Over Memorial break, I had the chance to meet two people. James McBride’s mother and Ruth Bader Ginsburg. Yes, just like my fictional friends, I also believe I’ve conversed with real people who’ve been written about or written about themselves. How I would like to sit down for tea with both of them. And with both The Color of Water: A Black Man’s Tribute to His White Mother and Notorious RBG: The Life and Times of Ruth Bader Ginsburg, the writers completely capture the essence of the person… the magic of the person, certainly not an illusion of them.
Though this has been around for close to twenty years, I’ve only just read it and was sucked in in the first chapter. McBride shares the intimate details of his mother’s childhood through parenthood and alongside it narrates the story of his life. Yet, hers truly shines with a uniqueness that is just as apt as her description of God when asked by McBride, that God is the color of water in that he has no color. She is without description and the unraveling of it is skillfully executed.
Another skillful organization is in comparing Notorious BIG to Ruth Bader Ginsburg as Carmon and Knizhnik discuss. How could Tumblr make a pop icon out of the second female Supreme Court justice? It’s easy because Ginsburg is renegade. Using the theme of Notorious BIG’s songs and legacy readers see her power, her words, and her dedication to the law and fighting for equal rights. The variety of information is captivating, from her dissenting opinions (and notes on understanding them) along with images, and a chronology of her rise including plenty of quotes attributed to her. She embodies strength and it shows throughout the book.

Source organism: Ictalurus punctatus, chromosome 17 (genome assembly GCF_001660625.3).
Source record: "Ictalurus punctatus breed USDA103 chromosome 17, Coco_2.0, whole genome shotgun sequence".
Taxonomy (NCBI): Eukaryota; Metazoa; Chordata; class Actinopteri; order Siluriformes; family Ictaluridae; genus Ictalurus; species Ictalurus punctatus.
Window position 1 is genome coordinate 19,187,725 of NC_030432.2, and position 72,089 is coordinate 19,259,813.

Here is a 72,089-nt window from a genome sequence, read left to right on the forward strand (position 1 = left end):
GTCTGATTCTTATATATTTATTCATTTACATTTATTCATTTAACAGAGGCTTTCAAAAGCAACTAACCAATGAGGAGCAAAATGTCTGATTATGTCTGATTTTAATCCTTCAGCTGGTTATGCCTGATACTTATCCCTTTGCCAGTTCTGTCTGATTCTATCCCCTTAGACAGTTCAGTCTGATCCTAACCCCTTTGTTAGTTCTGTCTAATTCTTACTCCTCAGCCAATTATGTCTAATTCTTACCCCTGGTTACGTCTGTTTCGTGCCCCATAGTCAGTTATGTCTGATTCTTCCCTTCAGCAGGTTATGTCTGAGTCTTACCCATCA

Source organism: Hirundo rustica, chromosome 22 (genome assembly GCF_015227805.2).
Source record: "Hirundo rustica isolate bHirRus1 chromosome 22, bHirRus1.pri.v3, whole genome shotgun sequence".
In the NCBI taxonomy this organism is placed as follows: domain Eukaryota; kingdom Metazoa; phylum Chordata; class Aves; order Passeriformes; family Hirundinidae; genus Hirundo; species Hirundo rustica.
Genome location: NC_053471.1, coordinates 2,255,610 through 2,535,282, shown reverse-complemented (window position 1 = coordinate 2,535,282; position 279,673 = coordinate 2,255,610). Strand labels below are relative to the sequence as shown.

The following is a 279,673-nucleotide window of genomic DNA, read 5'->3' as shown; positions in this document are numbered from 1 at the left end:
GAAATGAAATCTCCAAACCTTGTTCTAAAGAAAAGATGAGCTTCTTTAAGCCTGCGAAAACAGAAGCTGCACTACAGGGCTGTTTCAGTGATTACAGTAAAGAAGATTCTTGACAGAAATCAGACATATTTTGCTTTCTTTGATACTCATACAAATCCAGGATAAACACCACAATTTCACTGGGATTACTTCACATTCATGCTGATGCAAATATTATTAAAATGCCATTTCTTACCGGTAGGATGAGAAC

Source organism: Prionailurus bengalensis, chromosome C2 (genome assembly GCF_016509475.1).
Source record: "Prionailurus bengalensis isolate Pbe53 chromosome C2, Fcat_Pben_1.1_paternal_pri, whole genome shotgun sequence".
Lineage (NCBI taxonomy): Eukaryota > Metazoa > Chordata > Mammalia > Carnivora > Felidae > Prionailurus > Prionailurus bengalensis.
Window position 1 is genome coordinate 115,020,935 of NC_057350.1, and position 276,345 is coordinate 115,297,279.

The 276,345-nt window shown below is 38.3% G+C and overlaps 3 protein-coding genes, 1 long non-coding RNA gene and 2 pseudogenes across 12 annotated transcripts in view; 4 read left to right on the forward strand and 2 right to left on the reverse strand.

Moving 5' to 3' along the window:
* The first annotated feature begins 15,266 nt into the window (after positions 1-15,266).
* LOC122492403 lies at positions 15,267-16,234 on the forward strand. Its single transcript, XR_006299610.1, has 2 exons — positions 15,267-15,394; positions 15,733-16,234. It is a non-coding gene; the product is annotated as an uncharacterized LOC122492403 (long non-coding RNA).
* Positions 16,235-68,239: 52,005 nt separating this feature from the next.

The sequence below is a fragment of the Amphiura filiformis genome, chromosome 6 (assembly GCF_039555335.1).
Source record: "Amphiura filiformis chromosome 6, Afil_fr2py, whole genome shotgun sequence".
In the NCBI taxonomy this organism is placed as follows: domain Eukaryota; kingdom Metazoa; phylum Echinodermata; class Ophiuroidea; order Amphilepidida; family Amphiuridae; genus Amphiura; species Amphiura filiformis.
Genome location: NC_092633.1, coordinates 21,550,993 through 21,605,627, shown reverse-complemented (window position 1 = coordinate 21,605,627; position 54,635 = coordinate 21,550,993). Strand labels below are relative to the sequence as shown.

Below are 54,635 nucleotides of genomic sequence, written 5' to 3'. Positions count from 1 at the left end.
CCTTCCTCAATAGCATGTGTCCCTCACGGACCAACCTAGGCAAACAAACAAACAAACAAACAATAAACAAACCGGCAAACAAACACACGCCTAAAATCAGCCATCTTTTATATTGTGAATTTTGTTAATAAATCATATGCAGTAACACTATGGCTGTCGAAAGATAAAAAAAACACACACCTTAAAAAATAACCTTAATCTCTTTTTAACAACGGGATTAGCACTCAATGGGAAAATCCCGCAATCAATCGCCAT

In fact, both books focus on their inner strength and motivation to be better and make others better in the process. Both Ruth McBride Jordan and Ruth Bader Ginsburg not only share a name, but they share some magic too.